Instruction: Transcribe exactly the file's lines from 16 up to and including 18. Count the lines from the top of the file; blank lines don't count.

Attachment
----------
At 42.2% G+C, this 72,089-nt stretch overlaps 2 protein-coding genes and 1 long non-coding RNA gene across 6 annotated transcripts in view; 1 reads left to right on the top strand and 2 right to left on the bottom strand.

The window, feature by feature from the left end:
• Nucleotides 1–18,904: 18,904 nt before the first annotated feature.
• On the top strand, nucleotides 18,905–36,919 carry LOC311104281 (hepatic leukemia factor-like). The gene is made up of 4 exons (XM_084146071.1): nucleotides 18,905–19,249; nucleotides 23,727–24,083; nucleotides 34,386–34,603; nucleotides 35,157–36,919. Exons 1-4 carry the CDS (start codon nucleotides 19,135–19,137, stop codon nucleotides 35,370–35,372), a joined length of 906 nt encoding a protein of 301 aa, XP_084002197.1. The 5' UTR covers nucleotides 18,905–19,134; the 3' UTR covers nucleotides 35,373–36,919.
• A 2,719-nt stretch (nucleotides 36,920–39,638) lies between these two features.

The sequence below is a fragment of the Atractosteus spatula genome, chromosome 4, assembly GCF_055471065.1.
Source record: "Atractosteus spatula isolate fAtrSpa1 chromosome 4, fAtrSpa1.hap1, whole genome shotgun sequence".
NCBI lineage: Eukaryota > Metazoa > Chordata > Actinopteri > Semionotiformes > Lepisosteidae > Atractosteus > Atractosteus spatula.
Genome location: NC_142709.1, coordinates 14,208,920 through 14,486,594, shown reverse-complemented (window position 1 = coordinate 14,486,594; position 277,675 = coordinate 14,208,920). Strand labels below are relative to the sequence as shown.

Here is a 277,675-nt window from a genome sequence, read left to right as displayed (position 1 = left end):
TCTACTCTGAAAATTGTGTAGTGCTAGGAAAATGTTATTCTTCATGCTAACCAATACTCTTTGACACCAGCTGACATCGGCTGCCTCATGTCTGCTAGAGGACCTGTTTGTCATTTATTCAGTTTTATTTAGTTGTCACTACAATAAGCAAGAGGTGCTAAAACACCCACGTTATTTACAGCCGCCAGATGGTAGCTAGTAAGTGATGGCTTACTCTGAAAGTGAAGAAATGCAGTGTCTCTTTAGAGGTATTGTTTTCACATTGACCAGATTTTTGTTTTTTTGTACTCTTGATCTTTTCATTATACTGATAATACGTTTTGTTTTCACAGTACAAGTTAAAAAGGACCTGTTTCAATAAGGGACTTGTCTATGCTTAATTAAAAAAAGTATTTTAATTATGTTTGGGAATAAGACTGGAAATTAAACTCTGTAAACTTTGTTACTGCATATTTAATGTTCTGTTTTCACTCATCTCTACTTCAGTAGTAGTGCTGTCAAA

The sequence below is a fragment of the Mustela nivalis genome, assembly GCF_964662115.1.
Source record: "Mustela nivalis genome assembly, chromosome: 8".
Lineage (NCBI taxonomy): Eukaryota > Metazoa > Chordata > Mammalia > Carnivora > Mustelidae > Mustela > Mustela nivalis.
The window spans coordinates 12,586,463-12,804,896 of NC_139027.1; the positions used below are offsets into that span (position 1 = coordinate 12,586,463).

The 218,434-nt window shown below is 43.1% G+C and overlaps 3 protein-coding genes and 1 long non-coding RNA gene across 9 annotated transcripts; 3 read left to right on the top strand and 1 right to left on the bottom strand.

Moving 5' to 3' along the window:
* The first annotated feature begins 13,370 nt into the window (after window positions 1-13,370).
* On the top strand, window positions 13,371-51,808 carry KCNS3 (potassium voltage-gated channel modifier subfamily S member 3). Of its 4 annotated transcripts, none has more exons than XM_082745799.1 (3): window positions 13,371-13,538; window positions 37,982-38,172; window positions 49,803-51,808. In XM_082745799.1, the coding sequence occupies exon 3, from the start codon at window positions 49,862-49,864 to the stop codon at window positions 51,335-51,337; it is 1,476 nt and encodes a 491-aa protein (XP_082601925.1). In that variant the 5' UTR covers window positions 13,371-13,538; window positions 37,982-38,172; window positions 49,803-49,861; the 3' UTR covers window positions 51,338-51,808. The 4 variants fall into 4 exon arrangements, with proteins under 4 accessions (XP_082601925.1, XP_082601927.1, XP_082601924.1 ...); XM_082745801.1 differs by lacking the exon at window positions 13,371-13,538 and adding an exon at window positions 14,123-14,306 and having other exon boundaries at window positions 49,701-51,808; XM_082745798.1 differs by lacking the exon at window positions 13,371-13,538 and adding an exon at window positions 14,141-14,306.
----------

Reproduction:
The 218,434-nt window shown below is 43.1% G+C and overlaps 3 protein-coding genes and 1 long non-coding RNA gene across 9 annotated transcripts; 3 read left to right on the top strand and 1 right to left on the bottom strand.

Moving 5' to 3' along the window:
* The first annotated feature begins 13,370 nt into the window (after window positions 1-13,370).